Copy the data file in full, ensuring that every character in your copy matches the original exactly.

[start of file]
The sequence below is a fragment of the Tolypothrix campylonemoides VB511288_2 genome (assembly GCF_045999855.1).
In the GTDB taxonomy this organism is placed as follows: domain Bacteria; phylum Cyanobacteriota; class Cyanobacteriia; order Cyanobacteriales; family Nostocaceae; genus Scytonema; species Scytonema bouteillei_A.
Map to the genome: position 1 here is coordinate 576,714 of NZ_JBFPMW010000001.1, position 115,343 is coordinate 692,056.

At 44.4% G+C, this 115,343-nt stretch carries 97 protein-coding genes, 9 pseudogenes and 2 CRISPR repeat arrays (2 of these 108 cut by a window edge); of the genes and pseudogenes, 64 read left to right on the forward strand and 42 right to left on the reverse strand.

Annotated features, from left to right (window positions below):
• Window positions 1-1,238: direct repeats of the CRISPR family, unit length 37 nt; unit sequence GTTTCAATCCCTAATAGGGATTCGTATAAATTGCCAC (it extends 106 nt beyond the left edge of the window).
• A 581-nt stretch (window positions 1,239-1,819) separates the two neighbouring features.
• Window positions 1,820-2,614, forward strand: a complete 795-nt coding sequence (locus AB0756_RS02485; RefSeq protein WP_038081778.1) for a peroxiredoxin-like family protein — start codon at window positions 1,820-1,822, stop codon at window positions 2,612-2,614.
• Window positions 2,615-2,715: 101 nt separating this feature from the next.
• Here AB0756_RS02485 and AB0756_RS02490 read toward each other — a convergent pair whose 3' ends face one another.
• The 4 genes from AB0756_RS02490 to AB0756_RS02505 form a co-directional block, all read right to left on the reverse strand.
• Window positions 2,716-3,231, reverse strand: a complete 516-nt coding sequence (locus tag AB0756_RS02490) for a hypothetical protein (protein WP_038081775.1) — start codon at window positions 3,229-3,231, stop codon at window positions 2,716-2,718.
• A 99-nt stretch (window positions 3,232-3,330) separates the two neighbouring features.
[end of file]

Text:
The sequence below is a fragment of the Tolypothrix campylonemoides VB511288_2 genome (assembly GCF_045999855.1).
In the GTDB taxonomy this organism is placed as follows: domain Bacteria; phylum Cyanobacteriota; class Cyanobacteriia; order Cyanobacteriales; family Nostocaceae; genus Scytonema; species Scytonema bouteillei_A.
Map to the genome: position 1 here is coordinate 576,714 of NZ_JBFPMW010000001.1, position 115,343 is coordinate 692,056.

At 44.4% G+C, this 115,343-nt stretch carries 97 protein-coding genes, 9 pseudogenes and 2 CRISPR repeat arrays (2 of these 108 cut by a window edge); of the genes and pseudogenes, 64 read left to right on the forward strand and 42 right to left on the reverse strand.

Annotated features, from left to right (window positions below):
• Window positions 1-1,238: direct repeats of the CRISPR family, unit length 37 nt; unit sequence GTTTCAATCCCTAATAGGGATTCGTATAAATTGCCAC (it extends 106 nt beyond the left edge of the window).
• A 581-nt stretch (window positions 1,239-1,819) separates the two neighbouring features.
• Window positions 1,820-2,614, forward strand: a complete 795-nt coding sequence (locus AB0756_RS02485; RefSeq protein WP_038081778.1) for a peroxiredoxin-like family protein — start codon at window positions 1,820-1,822, stop codon at window positions 2,612-2,614.
• Window positions 2,615-2,715: 101 nt separating this feature from the next.
• Here AB0756_RS02485 and AB0756_RS02490 read toward each other — a convergent pair whose 3' ends face one another.
• The 4 genes from AB0756_RS02490 to AB0756_RS02505 form a co-directional block, all read right to left on the reverse strand.
• Window positions 2,716-3,231, reverse strand: a complete 516-nt coding sequence (locus tag AB0756_RS02490) for a hypothetical protein (protein WP_038081775.1) — start codon at window positions 3,229-3,231, stop codon at window positions 2,716-2,718.
• A 99-nt stretch (window positions 3,232-3,330) separates the two neighbouring features.